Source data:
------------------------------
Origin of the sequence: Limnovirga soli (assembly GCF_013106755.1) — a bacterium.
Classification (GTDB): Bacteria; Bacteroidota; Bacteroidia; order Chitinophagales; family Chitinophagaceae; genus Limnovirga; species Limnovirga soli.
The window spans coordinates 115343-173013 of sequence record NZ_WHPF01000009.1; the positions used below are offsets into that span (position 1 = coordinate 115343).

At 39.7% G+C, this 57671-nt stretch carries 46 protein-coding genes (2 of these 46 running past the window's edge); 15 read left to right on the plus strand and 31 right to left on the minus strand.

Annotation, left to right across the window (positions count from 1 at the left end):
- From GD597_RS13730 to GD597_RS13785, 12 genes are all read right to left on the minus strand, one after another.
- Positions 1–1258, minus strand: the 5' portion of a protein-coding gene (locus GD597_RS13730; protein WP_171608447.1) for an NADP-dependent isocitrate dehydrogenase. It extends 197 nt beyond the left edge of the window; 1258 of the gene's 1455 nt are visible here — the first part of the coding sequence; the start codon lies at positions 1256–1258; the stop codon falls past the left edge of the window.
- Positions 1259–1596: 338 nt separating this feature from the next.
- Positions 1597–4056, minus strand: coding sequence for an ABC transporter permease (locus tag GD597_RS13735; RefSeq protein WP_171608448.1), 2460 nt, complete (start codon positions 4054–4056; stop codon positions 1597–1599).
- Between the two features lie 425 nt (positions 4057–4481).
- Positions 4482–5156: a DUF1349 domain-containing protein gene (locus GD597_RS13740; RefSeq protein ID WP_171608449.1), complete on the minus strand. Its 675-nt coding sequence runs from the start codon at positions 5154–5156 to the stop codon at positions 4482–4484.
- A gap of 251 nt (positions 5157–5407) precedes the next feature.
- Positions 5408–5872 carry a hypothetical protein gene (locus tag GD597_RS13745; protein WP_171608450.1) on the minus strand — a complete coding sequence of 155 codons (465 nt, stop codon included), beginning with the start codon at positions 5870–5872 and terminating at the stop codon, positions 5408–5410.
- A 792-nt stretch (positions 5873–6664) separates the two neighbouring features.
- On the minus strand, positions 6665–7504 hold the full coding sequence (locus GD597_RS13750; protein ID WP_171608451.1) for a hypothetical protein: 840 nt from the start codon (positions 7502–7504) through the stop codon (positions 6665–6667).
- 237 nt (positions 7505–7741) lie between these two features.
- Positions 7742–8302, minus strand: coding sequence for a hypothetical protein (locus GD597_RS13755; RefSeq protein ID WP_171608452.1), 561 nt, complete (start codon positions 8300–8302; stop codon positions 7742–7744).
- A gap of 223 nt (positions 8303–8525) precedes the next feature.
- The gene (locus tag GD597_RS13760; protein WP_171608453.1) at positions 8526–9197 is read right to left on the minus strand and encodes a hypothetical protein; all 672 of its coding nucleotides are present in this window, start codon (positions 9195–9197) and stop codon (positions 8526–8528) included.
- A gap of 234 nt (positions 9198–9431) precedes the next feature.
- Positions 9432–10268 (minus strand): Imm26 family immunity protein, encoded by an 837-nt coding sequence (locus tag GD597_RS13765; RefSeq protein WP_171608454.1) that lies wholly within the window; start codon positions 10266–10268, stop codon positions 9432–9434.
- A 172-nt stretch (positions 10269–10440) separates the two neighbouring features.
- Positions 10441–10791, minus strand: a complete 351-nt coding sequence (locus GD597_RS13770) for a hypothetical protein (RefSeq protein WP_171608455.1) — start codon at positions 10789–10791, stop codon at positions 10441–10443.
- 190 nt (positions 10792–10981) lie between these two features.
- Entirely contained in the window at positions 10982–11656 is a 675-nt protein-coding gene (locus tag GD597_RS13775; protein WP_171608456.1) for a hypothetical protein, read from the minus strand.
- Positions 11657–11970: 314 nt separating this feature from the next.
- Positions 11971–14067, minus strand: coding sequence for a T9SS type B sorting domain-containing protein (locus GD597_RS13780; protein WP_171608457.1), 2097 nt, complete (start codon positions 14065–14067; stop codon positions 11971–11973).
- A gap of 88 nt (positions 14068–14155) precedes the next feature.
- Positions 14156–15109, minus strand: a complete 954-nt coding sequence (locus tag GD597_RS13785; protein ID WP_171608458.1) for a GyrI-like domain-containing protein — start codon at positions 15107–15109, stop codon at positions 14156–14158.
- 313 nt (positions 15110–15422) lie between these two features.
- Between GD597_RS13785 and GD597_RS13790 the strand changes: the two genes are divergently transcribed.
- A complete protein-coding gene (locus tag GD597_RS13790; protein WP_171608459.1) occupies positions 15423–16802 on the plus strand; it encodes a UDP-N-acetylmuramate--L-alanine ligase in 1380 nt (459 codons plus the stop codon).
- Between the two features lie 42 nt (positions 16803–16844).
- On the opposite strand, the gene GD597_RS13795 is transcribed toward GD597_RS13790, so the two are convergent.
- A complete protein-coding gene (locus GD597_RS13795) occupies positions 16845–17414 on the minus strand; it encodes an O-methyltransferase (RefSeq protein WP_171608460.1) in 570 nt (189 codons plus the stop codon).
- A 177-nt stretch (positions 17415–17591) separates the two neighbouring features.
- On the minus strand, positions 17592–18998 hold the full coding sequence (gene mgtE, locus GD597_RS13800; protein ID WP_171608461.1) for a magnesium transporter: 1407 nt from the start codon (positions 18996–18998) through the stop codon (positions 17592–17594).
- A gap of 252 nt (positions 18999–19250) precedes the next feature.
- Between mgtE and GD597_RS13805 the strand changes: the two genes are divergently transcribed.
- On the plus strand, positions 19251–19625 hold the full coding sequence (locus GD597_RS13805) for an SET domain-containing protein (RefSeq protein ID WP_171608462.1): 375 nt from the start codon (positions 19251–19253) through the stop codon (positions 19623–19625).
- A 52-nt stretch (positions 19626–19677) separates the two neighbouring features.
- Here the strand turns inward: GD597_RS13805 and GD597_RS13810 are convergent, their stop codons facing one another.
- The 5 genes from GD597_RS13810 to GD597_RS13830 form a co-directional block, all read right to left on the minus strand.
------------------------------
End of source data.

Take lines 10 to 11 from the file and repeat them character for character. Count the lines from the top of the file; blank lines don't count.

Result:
- Between the two features lie 425 nt (positions 4057–4481).
- Positions 4482–5156: a DUF1349 domain-containing protein gene (locus GD597_RS13740; RefSeq protein ID WP_171608449.1), complete on the minus strand. Its 675-nt coding sequence runs from the start codon at positions 5154–5156 to the stop codon at positions 4482–4484.